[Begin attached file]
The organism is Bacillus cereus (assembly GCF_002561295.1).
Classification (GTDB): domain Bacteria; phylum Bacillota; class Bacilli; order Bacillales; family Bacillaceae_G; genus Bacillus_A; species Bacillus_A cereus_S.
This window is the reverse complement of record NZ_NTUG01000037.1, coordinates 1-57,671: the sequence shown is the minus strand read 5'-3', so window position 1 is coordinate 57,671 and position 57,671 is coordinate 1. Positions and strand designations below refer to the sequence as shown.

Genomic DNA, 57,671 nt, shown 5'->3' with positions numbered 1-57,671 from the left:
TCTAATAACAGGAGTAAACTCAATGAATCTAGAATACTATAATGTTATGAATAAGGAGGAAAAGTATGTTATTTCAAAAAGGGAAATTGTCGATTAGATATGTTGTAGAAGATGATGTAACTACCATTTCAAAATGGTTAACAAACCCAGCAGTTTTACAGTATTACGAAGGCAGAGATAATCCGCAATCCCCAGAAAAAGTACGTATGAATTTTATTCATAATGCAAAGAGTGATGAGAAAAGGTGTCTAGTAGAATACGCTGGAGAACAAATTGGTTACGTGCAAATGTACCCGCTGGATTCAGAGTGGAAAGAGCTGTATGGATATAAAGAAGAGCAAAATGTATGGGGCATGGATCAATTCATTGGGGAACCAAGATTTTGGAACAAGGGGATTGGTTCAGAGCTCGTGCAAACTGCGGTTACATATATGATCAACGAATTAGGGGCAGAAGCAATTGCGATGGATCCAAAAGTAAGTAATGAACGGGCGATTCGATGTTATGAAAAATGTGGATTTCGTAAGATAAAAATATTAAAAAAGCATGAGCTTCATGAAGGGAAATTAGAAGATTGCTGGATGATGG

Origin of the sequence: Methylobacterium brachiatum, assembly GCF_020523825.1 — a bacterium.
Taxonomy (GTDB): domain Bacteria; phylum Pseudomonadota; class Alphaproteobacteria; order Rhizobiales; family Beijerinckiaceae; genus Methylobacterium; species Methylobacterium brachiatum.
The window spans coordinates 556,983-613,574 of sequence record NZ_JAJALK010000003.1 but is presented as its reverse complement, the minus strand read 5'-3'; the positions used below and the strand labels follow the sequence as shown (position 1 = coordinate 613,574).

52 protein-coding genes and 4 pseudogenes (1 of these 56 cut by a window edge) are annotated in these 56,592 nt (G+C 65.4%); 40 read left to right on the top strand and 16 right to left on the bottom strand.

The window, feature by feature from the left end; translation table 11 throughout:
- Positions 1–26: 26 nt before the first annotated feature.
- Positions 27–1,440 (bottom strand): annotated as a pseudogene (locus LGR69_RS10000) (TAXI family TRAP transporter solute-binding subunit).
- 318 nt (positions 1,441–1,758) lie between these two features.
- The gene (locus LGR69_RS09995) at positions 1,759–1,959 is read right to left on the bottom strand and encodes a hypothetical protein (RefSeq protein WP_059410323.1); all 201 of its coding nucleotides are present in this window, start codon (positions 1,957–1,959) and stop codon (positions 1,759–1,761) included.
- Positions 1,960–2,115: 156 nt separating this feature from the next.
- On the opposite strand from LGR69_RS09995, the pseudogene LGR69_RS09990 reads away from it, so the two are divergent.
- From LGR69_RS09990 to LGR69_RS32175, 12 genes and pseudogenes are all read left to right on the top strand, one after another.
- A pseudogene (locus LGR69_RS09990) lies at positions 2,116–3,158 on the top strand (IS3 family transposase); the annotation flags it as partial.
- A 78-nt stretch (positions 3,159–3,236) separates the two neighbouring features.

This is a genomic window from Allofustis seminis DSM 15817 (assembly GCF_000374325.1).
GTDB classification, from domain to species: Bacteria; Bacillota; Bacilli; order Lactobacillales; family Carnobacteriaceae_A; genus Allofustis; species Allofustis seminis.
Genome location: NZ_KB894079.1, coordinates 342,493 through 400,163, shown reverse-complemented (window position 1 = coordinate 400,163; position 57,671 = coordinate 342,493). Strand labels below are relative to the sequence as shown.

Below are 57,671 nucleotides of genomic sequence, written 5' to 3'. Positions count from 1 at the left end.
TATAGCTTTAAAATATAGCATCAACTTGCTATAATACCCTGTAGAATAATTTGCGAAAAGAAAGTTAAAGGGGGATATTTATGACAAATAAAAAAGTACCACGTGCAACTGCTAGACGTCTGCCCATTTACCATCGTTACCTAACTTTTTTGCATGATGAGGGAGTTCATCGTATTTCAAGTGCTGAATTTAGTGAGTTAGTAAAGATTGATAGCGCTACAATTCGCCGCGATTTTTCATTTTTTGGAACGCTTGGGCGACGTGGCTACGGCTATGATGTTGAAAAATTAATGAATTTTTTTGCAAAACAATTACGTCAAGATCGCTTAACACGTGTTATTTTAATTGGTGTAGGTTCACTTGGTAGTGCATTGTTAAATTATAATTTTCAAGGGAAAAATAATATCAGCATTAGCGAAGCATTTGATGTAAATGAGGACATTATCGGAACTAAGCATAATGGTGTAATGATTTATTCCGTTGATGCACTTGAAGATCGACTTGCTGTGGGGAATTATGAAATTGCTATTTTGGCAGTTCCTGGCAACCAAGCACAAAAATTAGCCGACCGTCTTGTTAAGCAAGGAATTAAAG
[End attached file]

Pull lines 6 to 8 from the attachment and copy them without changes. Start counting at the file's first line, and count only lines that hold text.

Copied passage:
Origin of the sequence: Methylobacterium brachiatum, assembly GCF_020523825.1 — a bacterium.
Taxonomy (GTDB): domain Bacteria; phylum Pseudomonadota; class Alphaproteobacteria; order Rhizobiales; family Beijerinckiaceae; genus Methylobacterium; species Methylobacterium brachiatum.
The window spans coordinates 556,983-613,574 of sequence record NZ_JAJALK010000003.1 but is presented as its reverse complement, the minus strand read 5'-3'; the positions used below and the strand labels follow the sequence as shown (position 1 = coordinate 613,574).